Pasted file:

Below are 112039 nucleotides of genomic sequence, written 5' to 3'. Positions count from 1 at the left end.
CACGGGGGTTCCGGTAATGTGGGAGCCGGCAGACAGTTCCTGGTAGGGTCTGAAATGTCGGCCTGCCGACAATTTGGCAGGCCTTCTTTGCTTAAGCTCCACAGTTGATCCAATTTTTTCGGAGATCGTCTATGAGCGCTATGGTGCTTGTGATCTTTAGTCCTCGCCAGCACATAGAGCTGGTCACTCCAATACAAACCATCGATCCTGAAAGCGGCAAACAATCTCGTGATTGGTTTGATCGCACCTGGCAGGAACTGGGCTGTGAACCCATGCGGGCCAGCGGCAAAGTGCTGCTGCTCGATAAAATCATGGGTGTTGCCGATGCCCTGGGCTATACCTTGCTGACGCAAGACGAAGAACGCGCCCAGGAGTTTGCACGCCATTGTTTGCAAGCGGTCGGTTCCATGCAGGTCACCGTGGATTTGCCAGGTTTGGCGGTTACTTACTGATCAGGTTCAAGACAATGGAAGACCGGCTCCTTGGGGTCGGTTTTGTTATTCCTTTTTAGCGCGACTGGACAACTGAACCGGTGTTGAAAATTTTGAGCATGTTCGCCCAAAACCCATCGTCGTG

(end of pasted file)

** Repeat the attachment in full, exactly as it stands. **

Below are 112039 nucleotides of genomic sequence, written 5' to 3'. Positions count from 1 at the left end.
CACGGGGGTTCCGGTAATGTGGGAGCCGGCAGACAGTTCCTGGTAGGGTCTGAAATGTCGGCCTGCCGACAATTTGGCAGGCCTTCTTTGCTTAAGCTCCACAGTTGATCCAATTTTTTCGGAGATCGTCTATGAGCGCTATGGTGCTTGTGATCTTTAGTCCTCGCCAGCACATAGAGCTGGTCACTCCAATACAAACCATCGATCCTGAAAGCGGCAAACAATCTCGTGATTGGTTTGATCGCACCTGGCAGGAACTGGGCTGTGAACCCATGCGGGCCAGCGGCAAAGTGCTGCTGCTCGATAAAATCATGGGTGTTGCCGATGCCCTGGGCTATACCTTGCTGACGCAAGACGAAGAACGCGCCCAGGAGTTTGCACGCCATTGTTTGCAAGCGGTCGGTTCCATGCAGGTCACCGTGGATTTGCCAGGTTTGGCGGTTACTTACTGATCAGGTTCAAGACAATGGAAGACCGGCTCCTTGGGGTCGGTTTTGTTATTCCTTTTTAGCGCGACTGGACAACTGAACCGGTGTTGAAAATTTTGAGCATGTTCGCCCAAAACCCATCGTCGTG